A Smartphone Can Help You Live Your Life. A Smartphone Also Might End It.

smartphoneA smartphone used the right way in the right place and time can be a life saver. It can help you get to that Council Bluffs job interview on time. You can use it to book your flight for your vacation. Your daughter can call you because she’s stuck on the side of the road with a flat tire.

In the hands of a distracted driver a smartphone could also be the reason you’re unconscious and in the back of an ambulance. 

Distracted driving cost an estimated 3,477 lives in 2015 lost in motor vehicle accidents, according to the National Highway Traffic Safety Administration (NHTSA), and injuring another 391,000. Distracted driving is any action that diverts attention from a driver, including using a smartphone.  

NHTSA sees texting is the most alarming distraction. Sending or reading a text takes your eyes off the road for about five seconds. At 55 miles per hour during that time you’ve driven about the length of a football field without seeing where you’re going. During daylight hours about 660,000 drivers use cell phones while driving, according to NHTSA.  

More than a quarter of all vehicle accidents are caused by cell phone use, according to a 2014 estimate by the National Safety Council. It stated 26% of such accidents involved phones with an estimated 5% of crashes has drivers texting and 21% in which drivers talked on handheld or hands-free cell phones. 

Though all kinds of drivers use smartphones while driving, younger drivers are especially prone to doing it. In 2011 NHTSA surveyed 6,000 drivers 18 and older from all fifty states and the District of Columbia about distracted driving.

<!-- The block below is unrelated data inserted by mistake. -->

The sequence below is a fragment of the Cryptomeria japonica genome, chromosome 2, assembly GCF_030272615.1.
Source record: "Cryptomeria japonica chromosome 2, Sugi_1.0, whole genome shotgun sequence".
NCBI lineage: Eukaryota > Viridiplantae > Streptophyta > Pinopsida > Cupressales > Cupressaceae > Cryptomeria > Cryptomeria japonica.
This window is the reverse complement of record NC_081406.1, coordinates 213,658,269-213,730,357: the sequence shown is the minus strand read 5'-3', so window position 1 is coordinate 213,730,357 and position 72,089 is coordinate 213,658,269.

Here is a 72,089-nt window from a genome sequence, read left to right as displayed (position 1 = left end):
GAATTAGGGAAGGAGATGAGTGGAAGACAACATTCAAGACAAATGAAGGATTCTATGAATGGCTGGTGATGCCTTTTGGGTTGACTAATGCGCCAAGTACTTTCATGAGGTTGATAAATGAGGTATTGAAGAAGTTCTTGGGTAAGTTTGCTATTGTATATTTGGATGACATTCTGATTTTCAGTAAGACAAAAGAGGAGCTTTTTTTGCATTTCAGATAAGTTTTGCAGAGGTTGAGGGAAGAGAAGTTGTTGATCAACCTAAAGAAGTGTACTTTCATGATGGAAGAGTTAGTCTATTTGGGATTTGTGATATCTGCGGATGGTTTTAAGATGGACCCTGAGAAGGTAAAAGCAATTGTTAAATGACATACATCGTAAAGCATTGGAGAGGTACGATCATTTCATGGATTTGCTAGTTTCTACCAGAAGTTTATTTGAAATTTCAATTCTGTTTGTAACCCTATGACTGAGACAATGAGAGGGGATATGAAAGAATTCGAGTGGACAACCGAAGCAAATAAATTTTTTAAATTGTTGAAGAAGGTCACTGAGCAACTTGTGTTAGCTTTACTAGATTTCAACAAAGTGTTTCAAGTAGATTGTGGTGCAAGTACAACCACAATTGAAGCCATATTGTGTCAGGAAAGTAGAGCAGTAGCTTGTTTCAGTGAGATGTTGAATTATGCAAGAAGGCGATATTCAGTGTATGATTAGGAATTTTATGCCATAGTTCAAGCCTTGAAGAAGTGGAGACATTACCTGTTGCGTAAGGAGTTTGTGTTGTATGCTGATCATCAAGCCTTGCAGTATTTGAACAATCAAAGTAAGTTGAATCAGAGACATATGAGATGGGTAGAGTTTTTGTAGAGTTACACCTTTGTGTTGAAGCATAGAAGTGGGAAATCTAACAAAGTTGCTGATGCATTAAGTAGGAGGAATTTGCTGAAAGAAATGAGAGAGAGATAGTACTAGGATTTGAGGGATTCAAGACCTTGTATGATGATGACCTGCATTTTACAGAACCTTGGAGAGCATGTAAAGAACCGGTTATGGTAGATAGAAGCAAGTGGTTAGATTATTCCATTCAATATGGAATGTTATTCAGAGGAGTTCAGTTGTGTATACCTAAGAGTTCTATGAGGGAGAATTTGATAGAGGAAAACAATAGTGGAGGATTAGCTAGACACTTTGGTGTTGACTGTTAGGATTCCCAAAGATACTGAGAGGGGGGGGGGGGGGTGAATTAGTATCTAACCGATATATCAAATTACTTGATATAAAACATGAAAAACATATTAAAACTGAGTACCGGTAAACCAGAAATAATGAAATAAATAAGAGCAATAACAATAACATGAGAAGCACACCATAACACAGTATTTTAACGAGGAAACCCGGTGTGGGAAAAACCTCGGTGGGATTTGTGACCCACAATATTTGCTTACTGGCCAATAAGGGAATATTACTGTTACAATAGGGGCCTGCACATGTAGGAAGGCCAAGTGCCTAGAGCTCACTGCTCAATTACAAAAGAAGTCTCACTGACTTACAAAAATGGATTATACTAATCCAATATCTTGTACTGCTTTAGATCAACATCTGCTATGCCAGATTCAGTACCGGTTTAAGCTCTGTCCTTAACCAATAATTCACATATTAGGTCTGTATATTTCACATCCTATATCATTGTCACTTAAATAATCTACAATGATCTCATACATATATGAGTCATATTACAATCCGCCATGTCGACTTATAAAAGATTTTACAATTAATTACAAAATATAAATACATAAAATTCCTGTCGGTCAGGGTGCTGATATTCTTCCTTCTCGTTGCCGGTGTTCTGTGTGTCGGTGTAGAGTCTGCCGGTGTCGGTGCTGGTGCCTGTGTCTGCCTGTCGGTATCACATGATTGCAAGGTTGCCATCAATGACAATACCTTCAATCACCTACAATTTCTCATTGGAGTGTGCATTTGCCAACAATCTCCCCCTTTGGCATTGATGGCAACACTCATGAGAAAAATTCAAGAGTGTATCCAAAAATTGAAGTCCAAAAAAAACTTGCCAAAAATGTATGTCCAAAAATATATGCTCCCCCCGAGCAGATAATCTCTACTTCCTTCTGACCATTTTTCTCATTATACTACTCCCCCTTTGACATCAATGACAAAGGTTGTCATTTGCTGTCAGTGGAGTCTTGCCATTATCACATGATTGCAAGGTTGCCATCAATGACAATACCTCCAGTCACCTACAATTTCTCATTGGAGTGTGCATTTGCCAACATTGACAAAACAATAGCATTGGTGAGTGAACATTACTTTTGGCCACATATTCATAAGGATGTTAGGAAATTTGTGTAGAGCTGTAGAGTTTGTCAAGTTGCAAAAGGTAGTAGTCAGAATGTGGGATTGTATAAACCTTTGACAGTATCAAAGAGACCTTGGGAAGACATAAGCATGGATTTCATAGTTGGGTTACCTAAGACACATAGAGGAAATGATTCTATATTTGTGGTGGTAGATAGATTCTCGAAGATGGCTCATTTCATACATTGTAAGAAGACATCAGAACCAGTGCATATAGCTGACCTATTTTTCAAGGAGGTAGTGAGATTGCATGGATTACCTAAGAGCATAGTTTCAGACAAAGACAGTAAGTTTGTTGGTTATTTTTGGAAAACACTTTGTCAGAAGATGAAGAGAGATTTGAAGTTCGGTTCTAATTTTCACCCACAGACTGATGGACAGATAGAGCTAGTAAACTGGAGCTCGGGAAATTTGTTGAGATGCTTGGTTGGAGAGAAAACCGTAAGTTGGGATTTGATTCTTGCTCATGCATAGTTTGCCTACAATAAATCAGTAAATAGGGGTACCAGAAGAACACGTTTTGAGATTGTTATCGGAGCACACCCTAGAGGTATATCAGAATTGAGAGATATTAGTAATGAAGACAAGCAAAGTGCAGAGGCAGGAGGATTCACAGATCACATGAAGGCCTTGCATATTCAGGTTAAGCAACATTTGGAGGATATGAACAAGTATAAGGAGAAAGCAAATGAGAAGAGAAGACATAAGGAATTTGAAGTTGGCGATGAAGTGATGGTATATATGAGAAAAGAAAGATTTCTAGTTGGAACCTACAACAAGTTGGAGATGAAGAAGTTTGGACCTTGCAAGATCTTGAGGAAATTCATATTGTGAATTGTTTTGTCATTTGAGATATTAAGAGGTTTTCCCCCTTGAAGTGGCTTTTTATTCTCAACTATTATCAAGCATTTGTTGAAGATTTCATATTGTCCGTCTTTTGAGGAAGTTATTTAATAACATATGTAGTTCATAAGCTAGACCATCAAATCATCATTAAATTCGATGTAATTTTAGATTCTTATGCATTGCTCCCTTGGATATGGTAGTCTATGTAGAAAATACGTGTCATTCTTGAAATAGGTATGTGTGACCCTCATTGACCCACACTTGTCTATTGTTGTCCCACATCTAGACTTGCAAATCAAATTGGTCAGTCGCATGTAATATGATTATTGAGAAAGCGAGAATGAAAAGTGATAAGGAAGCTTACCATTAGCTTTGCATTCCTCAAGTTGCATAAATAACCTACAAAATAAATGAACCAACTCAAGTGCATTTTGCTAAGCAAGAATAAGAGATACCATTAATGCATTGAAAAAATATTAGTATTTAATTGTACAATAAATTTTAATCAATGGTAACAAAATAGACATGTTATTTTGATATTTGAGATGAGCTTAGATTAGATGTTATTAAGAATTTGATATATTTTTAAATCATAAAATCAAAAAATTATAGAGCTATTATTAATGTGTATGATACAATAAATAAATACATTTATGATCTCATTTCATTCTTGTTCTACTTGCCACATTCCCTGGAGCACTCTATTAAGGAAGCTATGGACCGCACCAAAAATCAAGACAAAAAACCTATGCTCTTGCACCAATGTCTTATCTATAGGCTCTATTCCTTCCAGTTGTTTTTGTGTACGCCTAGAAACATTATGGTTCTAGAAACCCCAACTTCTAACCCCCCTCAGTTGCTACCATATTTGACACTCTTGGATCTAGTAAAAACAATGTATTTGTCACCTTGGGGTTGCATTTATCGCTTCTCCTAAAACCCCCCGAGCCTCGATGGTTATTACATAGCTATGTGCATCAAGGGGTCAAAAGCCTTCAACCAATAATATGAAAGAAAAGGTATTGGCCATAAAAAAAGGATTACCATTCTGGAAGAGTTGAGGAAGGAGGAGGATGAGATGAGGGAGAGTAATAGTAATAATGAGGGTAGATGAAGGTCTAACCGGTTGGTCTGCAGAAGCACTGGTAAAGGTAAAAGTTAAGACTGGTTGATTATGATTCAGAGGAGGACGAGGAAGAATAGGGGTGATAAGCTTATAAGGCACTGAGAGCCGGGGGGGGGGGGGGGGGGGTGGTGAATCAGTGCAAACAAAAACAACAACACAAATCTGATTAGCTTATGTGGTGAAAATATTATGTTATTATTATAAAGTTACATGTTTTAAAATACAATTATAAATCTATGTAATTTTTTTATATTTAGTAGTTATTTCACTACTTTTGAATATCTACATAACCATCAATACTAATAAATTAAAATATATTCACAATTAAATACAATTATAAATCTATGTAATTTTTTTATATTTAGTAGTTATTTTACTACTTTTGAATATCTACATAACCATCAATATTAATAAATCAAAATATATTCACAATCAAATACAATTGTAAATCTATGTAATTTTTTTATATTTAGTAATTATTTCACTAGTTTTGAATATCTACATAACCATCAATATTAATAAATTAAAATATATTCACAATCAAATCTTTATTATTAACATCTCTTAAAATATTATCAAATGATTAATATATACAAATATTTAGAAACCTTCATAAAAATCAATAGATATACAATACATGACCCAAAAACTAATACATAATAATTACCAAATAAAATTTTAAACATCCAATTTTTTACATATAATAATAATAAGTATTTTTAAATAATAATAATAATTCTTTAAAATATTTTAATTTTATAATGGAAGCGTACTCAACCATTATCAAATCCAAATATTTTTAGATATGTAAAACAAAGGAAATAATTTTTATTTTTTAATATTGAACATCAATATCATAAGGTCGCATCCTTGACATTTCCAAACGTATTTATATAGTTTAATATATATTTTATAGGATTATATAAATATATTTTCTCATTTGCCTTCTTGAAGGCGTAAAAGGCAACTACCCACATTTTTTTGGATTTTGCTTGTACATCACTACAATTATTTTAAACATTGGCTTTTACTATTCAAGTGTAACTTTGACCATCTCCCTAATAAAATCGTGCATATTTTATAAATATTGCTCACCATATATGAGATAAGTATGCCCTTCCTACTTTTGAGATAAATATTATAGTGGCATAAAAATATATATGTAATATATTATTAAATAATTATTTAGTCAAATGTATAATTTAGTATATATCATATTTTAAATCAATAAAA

• Drivers under the age of 24 are much more likely to text while driving (44% to 49%) than older drivers, and  
  • About two-thirds of young drivers 18 to 20 (68%) answer phone calls and continue to drive. 

Though it’s distracting when a driver is holding a smartphone to make a call or use it, hands-free devices aren’t much safer, according to a 2009 article in the Journal of Safety Research. A review of studies on the issue concludes that talking on a smartphone, regardless of the type, has negative impacts on driving performance especially in detecting and identifying events around the driver. Performance while using a hands-free phone was rarely better than when using a handheld phone.  

A major benefit to owning a smartphone is the ability to use apps. The downside is that it’s another thing for drivers to focus on while behind the wheel. While some apps can be used through voice recognition others may require the phone to be touched and swiped. Some navigation apps designed to help us get where we want to go can also distract us. Some drivers involved in high speed crashes broadcast their dangerous antics on live video streamed on social media apps. 

A smartphone is a tool. It can be very useful and help you get things done.

But in the hands of a distracted driver it can cause a serious accident that can permanently disable or kill. We all need to use them responsibly and safely or we may find ourselves chatting away one moment and unconscious the next. 

If you or a family member have been injured or killed in a vehicle accident involving a driver distracted by a smartphone, contact Walter Thomas at the Telpner Peterson Law Firm LLP, located in Council Bluffs, Iowa, today at (712) 325-9000. We can discuss your case, how the law may apply and what you can do to protect your legal rights and obtain compensation for your injuries. 

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